Pulpwood is bought and sold on the basis of a cord. A cord of wood is a stack of round wood that measures 4 feet wide, 8 feet long, and 4 feet high. To calculate volume, the length, width and height are multiplied by each other. So 4ft x 8ft x 4ft = 128 cubic feet. However, the 128 cubic foot stack also includes empty air space and bark, so a cord is considered to have 90 cubic feet of solid wood. 90 cubic feet is the true merchantable volume of a cord. To determine Standard cords from the volume tables convert by dividing the cubic feet by 90.
b Volume of board feet:
Sawtimber’s volume is based on board feet. A board foot is a piece of lumber that is 12 inches wide, 12 inches long and 1 inch thick (height). To calculate volume, the length, width and height, are multiplied by each other. So 12in x 12in x 1in = 144 cubic inches. However, the 144 cubic inches stack also includes bark and lost lumber to sawdust from cutting. So generally one cubic foot of wood will yield about 6 board feet of lumber. Sawtimber is bought and sold on the basis of one thousand board feet, MBF. MBF is the merchantable volume of board feet. To determine MBF from the volume tables convert by dividing the volume by 1000.
c Use volume table:
To use the volume table, find the tree diameter along the left column and follow it to where it intersects with the tree’s merchantable height. This will give you the total merchantable volume. To calculate standard merchantable volumes see a or b above.
Part 2 (In the Field) Student Directions:
1. Be sure to take and record own measurements of tree diameter and height and determine the type of merchantable wood.
2. Determine the volume of the tree and record on data sheet.
3. Calculate the standard merchantable volumes and record on data sheet.
4. To do this:
a Type of tree is determined by the diameter. In Florida =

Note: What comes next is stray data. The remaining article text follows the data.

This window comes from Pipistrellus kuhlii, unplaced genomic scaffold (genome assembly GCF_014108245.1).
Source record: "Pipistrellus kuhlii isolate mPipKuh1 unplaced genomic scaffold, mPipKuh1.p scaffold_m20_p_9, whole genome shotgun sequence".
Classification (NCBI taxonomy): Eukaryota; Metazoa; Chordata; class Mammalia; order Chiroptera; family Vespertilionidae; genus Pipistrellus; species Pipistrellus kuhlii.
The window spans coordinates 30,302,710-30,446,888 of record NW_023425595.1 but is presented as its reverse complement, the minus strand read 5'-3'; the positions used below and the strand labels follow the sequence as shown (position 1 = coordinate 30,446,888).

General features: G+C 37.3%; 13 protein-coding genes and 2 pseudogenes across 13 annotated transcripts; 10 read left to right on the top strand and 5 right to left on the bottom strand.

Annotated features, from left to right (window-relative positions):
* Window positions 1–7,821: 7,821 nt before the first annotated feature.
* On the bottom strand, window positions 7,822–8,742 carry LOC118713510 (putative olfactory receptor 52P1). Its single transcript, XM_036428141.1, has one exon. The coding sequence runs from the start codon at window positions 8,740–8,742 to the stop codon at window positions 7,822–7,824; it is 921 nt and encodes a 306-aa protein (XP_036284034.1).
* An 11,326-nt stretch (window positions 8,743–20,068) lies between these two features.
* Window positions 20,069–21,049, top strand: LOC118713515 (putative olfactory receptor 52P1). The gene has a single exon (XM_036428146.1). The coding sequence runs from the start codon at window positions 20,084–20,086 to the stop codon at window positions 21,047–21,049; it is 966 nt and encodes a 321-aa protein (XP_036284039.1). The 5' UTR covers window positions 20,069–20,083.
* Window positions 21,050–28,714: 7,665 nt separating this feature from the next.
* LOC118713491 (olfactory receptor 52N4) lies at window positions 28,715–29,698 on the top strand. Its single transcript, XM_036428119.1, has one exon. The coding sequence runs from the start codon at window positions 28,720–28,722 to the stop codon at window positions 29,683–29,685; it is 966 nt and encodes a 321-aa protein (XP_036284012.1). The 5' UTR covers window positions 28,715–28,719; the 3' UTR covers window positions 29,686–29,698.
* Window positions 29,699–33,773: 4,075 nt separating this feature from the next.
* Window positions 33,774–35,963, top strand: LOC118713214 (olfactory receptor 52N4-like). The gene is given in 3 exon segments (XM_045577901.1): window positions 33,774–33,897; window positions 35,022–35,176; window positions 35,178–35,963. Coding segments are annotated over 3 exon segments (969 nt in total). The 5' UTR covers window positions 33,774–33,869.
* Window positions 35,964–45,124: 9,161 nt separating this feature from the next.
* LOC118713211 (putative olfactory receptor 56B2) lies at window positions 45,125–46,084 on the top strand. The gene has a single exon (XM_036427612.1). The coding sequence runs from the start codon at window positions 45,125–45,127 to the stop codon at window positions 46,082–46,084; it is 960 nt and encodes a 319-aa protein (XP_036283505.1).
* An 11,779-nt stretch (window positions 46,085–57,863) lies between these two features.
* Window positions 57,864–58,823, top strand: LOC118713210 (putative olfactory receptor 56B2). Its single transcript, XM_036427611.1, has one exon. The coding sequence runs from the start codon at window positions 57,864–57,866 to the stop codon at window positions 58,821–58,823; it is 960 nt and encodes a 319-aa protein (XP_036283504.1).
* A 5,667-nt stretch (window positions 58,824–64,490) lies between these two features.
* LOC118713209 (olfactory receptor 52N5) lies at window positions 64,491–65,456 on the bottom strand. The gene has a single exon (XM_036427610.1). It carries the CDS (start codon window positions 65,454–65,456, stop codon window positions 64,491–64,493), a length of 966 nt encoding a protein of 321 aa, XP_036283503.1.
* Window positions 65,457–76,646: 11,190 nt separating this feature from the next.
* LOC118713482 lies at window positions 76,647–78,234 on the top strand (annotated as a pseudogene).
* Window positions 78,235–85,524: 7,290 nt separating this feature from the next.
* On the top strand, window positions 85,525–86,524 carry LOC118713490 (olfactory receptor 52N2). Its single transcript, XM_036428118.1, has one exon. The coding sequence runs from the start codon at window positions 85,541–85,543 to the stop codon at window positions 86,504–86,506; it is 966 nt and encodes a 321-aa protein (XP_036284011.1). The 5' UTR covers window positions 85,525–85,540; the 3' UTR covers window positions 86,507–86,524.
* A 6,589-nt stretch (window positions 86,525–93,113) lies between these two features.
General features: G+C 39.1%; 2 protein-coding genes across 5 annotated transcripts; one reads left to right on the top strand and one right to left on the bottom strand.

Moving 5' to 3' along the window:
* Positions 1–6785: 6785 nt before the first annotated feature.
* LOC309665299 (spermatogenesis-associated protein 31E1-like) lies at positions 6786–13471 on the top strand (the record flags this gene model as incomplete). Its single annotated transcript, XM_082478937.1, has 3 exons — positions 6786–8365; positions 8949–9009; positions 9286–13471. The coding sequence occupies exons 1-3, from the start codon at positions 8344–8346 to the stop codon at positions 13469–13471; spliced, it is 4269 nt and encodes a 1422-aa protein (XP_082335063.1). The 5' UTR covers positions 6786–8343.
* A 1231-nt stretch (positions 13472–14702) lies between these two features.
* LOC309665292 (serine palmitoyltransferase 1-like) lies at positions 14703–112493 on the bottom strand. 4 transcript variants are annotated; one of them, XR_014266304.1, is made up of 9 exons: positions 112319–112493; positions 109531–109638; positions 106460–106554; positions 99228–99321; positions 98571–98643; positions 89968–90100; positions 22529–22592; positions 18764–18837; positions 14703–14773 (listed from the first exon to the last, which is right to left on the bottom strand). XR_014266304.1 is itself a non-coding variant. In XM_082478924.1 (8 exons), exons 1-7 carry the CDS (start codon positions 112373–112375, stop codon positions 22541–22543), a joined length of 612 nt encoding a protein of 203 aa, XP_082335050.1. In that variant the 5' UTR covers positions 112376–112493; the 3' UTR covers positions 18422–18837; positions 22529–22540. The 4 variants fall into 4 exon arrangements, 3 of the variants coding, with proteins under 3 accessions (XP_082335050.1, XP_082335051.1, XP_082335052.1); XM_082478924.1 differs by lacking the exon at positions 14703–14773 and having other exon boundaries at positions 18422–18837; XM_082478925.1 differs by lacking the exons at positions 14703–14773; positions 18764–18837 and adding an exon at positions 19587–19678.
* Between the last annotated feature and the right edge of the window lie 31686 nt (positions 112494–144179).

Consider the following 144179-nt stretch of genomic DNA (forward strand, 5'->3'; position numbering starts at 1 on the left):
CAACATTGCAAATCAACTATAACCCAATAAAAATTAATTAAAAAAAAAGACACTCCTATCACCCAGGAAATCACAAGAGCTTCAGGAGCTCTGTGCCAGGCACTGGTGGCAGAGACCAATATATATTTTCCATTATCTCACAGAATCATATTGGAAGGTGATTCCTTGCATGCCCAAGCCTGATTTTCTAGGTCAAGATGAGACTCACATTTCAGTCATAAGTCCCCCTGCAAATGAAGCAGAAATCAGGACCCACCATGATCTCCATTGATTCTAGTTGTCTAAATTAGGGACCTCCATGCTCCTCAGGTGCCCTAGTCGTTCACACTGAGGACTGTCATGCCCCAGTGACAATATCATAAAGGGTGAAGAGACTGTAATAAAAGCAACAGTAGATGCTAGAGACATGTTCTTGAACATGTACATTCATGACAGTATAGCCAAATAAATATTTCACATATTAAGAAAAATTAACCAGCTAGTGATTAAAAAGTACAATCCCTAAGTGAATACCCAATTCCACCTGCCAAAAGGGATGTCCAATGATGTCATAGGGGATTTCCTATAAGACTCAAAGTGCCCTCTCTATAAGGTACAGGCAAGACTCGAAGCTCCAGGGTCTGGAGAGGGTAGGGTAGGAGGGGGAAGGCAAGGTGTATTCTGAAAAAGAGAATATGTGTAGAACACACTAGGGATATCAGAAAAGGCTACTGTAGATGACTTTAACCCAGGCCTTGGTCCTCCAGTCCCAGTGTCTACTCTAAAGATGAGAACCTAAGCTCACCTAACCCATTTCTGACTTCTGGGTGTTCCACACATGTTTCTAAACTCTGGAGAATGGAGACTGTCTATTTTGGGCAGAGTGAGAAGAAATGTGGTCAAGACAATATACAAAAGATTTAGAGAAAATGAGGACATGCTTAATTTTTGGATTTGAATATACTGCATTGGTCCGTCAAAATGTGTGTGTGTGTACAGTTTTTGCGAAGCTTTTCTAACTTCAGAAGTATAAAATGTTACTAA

Pulpwood (paper products) = 4  8 inches
Saw Timber (lumber) = 8 inches or more
b Use volume table:
To use the volume table, find the tree diameter along the left column and follow it to where it intersects with the tree’s merchantable height. This will give you the total merchantable volume.
c To calculate standard merchantable volumes:
To determine Standard cords from the volume tables convert by dividing the cubic feet by 90. To determine MBF from the volume tables convert by dividing the volume by 1000. (1000 board feet = 3 cords)
Following this lesson are two unit summatives. Students should be comfortable using the vocabulary and be ready to perform the unit summatives. Prior to administering them, it would be wise to have some sort of review for the students. By using a game show format like Who Wants to be a Millionaire or Jeopardy, students can glean important review information while having fun. For information about the Summative Assessment (performance) for this whole unit, see the extensions.
Assessments
Use the rubric in the associated file for criteria to assess student's presentation and Field Data Sheet. This is a formative assessment and students will need feedback and guidance as they work since these skills are covered on the summative assessment for this unit.
Extensions
a. The Beacon Unit Plan associated with this lesson can be viewed by clicking on the link located at the top of this page or by using the following URL: http://www.beaconlearningcenter.com/search/details.asp?item=2960. Once you select the unit’s link, scroll to the bottom of the unit plan page to find the section, “Associated Files.” This section contains links to the Unit Plan Overview, Diagnostic and Summative Assessments, and other associated files (if any).
Web Links
Web supplement for Determining Mercantile Volume of a Pine Tree Centimeter SlinkiesWeb supplement for Determining Mercantile Volume of a Pine Tree Measure ThisWeb supplement for Determining Mercantile Volume of a Pine Tree Measurement Scavenger HuntObtain all unit information from this site, including lessons, files, assessments, etc. Wanted Dead or Alive